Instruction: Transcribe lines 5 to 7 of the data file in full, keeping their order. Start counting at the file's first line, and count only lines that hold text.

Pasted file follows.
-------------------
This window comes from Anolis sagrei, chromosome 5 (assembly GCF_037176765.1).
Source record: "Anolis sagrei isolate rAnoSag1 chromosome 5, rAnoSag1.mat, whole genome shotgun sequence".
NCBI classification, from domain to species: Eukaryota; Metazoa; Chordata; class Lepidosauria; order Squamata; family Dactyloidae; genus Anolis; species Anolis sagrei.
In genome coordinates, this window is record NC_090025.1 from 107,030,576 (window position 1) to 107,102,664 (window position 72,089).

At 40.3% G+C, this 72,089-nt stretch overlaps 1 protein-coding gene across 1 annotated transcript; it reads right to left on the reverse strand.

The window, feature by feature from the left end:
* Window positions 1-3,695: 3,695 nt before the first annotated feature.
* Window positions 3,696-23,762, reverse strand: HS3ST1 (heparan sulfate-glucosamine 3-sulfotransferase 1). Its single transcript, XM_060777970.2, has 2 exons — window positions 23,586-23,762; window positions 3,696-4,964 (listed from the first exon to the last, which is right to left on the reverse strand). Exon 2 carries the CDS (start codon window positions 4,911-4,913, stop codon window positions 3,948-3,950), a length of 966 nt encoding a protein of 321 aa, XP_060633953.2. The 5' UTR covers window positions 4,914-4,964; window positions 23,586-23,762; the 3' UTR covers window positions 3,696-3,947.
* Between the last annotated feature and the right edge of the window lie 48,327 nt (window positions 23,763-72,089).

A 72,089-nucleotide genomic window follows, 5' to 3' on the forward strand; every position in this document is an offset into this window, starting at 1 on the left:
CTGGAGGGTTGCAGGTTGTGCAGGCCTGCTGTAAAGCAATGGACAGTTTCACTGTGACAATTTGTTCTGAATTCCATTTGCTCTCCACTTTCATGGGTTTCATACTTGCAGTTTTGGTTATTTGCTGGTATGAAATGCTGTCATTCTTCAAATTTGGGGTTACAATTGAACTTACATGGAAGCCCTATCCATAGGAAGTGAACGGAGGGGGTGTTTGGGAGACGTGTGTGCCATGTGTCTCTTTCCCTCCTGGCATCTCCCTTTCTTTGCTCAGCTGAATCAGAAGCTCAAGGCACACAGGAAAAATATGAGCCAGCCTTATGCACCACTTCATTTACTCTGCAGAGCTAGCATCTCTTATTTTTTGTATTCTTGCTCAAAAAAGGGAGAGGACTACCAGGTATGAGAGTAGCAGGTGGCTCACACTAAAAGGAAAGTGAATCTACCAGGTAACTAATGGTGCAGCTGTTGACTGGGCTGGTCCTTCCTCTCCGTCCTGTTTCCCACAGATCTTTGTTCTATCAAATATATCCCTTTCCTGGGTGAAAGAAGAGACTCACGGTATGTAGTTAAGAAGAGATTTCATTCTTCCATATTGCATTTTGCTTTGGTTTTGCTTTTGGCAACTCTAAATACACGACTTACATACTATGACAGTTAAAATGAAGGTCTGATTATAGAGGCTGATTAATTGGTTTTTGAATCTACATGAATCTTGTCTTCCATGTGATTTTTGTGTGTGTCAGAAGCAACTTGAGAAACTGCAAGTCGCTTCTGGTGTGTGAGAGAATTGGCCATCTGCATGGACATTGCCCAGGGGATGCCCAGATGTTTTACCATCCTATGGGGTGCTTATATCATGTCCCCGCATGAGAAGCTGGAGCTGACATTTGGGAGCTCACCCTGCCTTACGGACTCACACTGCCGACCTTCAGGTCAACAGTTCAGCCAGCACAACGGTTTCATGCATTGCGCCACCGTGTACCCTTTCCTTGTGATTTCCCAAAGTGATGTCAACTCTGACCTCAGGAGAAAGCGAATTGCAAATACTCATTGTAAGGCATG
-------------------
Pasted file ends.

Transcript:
At 40.3% G+C, this 72,089-nt stretch overlaps 1 protein-coding gene across 1 annotated transcript; it reads right to left on the reverse strand.

The window, feature by feature from the left end:
* Window positions 1-3,695: 3,695 nt before the first annotated feature.